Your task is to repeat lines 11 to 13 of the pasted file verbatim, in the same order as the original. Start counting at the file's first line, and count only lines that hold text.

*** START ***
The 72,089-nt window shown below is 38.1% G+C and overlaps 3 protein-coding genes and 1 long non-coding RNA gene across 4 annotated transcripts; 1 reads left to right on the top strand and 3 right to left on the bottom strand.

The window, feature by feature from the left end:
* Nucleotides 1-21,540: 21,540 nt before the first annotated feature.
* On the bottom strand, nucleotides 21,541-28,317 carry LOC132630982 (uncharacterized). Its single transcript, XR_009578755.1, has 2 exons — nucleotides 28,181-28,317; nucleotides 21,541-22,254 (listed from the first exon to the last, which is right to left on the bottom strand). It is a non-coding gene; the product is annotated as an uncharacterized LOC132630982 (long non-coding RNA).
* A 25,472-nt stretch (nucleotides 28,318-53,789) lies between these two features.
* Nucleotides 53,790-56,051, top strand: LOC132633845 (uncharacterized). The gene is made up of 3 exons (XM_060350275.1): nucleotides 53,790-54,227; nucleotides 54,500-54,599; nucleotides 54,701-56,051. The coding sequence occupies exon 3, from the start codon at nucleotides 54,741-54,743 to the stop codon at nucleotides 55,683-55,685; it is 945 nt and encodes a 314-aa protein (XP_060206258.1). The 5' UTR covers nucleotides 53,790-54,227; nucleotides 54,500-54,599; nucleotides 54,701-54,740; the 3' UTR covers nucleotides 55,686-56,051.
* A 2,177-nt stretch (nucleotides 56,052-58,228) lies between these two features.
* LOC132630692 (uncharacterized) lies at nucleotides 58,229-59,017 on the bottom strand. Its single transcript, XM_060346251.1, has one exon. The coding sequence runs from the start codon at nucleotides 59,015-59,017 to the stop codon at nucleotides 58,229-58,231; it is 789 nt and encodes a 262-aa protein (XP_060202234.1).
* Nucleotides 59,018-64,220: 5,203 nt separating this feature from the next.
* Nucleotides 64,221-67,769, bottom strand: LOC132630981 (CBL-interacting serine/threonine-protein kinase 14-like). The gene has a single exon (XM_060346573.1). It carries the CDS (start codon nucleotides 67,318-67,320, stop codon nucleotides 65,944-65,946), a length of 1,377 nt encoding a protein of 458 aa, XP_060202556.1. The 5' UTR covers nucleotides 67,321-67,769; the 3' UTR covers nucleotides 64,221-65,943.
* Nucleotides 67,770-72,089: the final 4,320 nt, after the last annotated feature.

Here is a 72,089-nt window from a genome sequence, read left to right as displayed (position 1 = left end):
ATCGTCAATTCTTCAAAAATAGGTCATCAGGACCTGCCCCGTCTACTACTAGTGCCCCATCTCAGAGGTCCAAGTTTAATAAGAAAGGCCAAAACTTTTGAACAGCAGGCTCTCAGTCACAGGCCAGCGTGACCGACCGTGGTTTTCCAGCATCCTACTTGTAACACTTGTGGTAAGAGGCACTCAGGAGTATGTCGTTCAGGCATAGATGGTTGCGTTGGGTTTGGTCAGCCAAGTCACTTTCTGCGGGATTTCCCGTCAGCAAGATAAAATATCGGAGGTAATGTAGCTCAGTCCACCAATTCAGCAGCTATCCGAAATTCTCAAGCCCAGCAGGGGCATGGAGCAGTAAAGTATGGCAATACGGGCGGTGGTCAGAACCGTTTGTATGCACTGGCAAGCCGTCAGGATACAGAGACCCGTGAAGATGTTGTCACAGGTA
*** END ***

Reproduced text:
* Nucleotides 67,770-72,089: the final 4,320 nt, after the last annotated feature.

Here is a 72,089-nt window from a genome sequence, read left to right as displayed (position 1 = left end):
ATCGTCAATTCTTCAAAAATAGGTCATCAGGACCTGCCCCGTCTACTACTAGTGCCCCATCTCAGAGGTCCAAGTTTAATAAGAAAGGCCAAAACTTTTGAACAGCAGGCTCTCAGTCACAGGCCAGCGTGACCGACCGTGGTTTTCCAGCATCCTACTTGTAACACTTGTGGTAAGAGGCACTCAGGAGTATGTCGTTCAGGCATAGATGGTTGCGTTGGGTTTGGTCAGCCAAGTCACTTTCTGCGGGATTTCCCGTCAGCAAGATAAAATATCGGAGGTAATGTAGCTCAGTCCACCAATTCAGCAGCTATCCGAAATTCTCAAGCCCAGCAGGGGCATGGAGCAGTAAAGTATGGCAATACGGGCGGTGGTCAGAACCGTTTGTATGCACTGGCAAGCCGTCAGGATACAGAGACCCGTGAAGATGTTGTCACAGGTA